Wednesday, 9 September 2015

Bloggers Have Opinions, Who Knew?!

Oops, I did it again.  I went and had an opinion that is different to a lot of people's, or at least a lot of bloggers'.  And boy, do they round on you!!

I'm not surprised that the 30+ (still growing) bloggers who have e-mailed me and sent private messages don't want to stick their heads above the parapet for fear of reprisals from their blogging friends in this haha 'supportive community'.

If you missed all the hoo-ha yesterday and you want to read the original post, I'll wait right here for you...


Apparently someone called Amy began the (unintentionally) narcissistic, offensive campaign that I and others felt extreme distaste for on Saturday.  She then read my article, which covers the history of the Middle East, the West's role in destabilising the region, recent attitudes to Muslims in both the UK and the US, and much more.  Somehow this article then became a personal attack on her.  More narcissism?

To clarify, there were 8 sentences in my lengthy blog post about the bloggers kids photo campaign.  8 sentences.

Yes, the catalyst for my post was the appalling reaction I have seen on social media in the past few days with everyone seemingly trying to outdo one another to show just how much they care, and her campaign was a small part of that.

My objections to that campaign have been well-documented (see OP and comments on original post).  In essence, on Saturday, once everyone was already well aware of the crisis, Amy orchestrated a social media campaign which involved people, mostly bloggers, taking pictures of their own comfortably off, well-fed, safe children holding a placard saying ‘it could have been me’. It could not, ever, have ‘been them’ and to compare the two is, in my opinion, morally repugnant.  I was not the only one to say this on Saturday, and since.

A lot of bloggers, as they do, quickly jumped on the bandwagon and shared their photo, along with notes about their ‘little sod’ or the bribery that had been involved in getting the child to pose. This was then followed by a further tranche of photos: screenshots showing the thank you screen after a charity donation had been made. Why do this? What do you prove to the world, why not just donate? Why screen grab it and share it on social media? Is your donation really about helping, or is it about being seen to do so?

There was then much glee that the hashtag #itcouldhavebeenme had trended on Twitter. Was that really the purpose?? Why not use the hashtags already in operation; why not join the campaigns already happening?

To create your own campaign, with your own hashtag, rather than sharing the news and political and charity calls to action, or even signing the 14 million strong petition and asking everyone you know to do the same, smacks of vanity project to me.  However, as I have repeatedly stated, I do not doubt the motivation to do something, anything, to help.  It was though, in my opinion, an ill-conceived campaign.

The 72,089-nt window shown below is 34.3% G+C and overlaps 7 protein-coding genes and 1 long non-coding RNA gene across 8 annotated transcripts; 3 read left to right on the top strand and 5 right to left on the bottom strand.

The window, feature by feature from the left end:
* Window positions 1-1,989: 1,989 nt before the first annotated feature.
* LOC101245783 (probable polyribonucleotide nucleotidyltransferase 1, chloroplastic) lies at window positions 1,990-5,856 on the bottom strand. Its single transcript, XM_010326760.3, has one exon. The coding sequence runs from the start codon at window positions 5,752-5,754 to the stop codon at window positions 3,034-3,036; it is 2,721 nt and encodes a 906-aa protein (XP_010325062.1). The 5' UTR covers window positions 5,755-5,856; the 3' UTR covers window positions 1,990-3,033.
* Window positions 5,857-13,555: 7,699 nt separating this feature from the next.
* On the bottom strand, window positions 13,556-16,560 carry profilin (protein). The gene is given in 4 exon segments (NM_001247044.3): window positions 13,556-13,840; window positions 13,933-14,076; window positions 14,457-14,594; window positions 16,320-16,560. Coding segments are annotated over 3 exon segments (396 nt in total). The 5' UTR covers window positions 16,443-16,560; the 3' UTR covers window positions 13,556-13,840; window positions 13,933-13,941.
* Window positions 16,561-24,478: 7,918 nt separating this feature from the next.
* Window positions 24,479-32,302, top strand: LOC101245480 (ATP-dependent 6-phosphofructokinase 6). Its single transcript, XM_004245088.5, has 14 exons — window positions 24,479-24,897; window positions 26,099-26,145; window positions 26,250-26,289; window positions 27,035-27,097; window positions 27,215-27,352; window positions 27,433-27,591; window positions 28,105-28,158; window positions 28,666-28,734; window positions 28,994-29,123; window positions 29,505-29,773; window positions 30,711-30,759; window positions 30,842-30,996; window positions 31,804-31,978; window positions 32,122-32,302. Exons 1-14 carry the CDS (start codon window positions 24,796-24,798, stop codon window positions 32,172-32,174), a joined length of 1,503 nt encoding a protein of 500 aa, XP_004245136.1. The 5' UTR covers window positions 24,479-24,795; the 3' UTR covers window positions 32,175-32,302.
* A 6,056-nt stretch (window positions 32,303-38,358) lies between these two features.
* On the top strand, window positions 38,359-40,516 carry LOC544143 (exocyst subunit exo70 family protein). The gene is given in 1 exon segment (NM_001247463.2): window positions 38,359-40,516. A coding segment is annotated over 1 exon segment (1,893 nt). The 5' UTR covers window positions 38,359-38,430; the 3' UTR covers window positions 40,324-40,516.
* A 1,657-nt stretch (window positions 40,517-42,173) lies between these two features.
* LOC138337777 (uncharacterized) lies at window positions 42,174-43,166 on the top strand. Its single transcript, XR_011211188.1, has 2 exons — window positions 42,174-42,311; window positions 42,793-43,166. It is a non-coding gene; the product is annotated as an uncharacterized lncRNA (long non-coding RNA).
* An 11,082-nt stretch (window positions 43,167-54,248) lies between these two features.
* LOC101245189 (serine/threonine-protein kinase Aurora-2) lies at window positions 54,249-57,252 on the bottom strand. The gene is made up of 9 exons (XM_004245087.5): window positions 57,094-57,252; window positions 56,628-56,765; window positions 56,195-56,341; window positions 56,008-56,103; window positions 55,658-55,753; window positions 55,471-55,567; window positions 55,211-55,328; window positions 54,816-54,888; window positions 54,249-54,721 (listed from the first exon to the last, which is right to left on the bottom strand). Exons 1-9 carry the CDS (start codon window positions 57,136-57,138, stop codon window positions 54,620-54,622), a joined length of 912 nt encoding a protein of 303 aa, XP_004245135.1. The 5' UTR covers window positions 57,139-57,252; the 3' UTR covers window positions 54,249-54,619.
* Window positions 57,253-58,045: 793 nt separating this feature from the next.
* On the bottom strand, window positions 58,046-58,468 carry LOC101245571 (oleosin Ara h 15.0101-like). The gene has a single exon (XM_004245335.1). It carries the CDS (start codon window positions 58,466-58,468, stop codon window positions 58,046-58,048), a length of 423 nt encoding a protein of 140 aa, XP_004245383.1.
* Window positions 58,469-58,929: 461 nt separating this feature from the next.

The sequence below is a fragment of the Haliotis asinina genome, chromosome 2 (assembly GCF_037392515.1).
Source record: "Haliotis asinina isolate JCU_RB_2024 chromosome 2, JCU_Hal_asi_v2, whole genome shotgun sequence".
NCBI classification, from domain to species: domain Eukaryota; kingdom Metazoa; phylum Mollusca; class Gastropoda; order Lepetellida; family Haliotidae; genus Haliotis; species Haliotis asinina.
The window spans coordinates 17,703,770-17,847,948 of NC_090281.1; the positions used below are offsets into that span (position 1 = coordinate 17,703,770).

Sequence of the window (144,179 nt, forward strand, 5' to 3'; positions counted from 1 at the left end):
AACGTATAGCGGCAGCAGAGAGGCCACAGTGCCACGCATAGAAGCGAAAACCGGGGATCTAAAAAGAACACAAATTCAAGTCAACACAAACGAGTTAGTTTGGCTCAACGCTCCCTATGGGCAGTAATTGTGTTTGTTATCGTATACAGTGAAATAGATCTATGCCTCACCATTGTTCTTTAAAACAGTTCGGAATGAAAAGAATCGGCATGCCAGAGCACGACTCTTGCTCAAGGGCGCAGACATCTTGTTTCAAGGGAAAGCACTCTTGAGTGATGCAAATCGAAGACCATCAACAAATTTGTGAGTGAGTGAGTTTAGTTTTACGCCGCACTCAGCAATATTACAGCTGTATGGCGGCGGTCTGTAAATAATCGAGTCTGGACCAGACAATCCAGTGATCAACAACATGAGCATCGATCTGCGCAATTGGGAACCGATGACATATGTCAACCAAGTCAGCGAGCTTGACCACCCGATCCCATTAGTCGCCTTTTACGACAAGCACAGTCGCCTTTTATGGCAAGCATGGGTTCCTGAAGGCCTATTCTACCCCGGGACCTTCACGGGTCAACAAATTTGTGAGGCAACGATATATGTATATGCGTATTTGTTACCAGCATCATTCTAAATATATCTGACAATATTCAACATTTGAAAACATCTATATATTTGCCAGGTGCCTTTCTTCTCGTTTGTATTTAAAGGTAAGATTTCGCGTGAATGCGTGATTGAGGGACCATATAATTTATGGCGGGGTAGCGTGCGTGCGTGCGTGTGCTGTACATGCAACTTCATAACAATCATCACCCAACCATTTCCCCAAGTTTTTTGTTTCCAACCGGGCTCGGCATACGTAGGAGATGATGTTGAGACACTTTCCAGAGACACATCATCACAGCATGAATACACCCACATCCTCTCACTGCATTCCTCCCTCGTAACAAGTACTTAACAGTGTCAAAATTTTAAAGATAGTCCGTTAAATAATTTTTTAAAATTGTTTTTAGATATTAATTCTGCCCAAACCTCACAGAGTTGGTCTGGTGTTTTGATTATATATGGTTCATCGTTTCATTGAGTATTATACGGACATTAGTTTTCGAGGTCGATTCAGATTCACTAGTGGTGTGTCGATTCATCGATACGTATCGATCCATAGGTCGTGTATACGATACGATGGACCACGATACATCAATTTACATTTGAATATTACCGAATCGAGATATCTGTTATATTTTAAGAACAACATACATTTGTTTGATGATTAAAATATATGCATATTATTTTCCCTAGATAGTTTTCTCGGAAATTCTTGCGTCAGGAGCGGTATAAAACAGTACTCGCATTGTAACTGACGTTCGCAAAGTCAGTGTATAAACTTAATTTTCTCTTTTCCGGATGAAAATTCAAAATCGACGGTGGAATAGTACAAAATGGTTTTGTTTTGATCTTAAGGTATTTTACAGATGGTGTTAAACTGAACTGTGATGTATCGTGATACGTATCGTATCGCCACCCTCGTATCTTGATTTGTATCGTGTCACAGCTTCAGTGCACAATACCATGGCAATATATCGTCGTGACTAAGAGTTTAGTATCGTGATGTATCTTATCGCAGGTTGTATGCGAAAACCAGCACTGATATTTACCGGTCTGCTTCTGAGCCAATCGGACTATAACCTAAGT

I have subsequently learnt from members of their inner circle that the bloggers who orchestrated this campaign insisted on a unique SMS code so they could track how much money was donated; boasted about their new contacts; said how good it was going to look on their blogging c.v.; and worse.  The benefit of the doubt approach I started with yesterday has been revised.

The hashtags #refugeeswelcome, #refugeecrisis and #savesyriaschildren have been around for a long time and used by many, many people in the past few years. A lot more people picked up on them last Thursday and Friday because of the shocking photos, but a quick look at the news covered by the Guardian and others over the past four and a half years would have shown you plenty of other ever more shocking photos.

Last week, the zeitgeist changed due to the photos of Aylan Kurdi, not because of bloggers' photos.

All these donations and all this attention to the crisis cannot fail to be a good thing. BUT a one-off donation is made many times more valuable by continued support to a charity (direct debit), and even more so by direct political action.

That, and many more points, is the message of my original blog post.

A long time ago, I wrote against sleep training babies and received a stream of abuse from bloggers.  I have since written a post debunking the myth of the caring, sharing blogging community; talked about politics; campaigned for issues here and overseas; campaigned for refugees in Calais and the problems in and because of Syria; and much more.  Every time I have been attacked and criticised, mostly by bloggers.  Apparently this means that I "enjoy stirring up debate".  No, I just have opinions, which may differ from the majority's, and which I have no qualms in sharing.

Alas, many other bloggers do not feel that they can do the same.  They are too afraid to leave positive comments on my post or on social media because they fear the reprisals from the blogging cliques. Their private support has been most welcome. What a sad indictment of a 'supportive community' though.

I wrote a blog post that gives people more information about the crisis; one that states the opinion of the writer; one that urges more action, not just a £5 donation.  It was also a blog post that questioned the motivations of people who feel it as, or more, important to post on Facebook, than to damn well get on and do something.  Hence the title.  All I saw over the weekend was a race to show that 'I care more than you do'.

My plea was to please create long-term direct debits and take direct action.  Don’t just sit smugly by with a photo of your kid holding a placard, and a Facebook status showing how much you donated.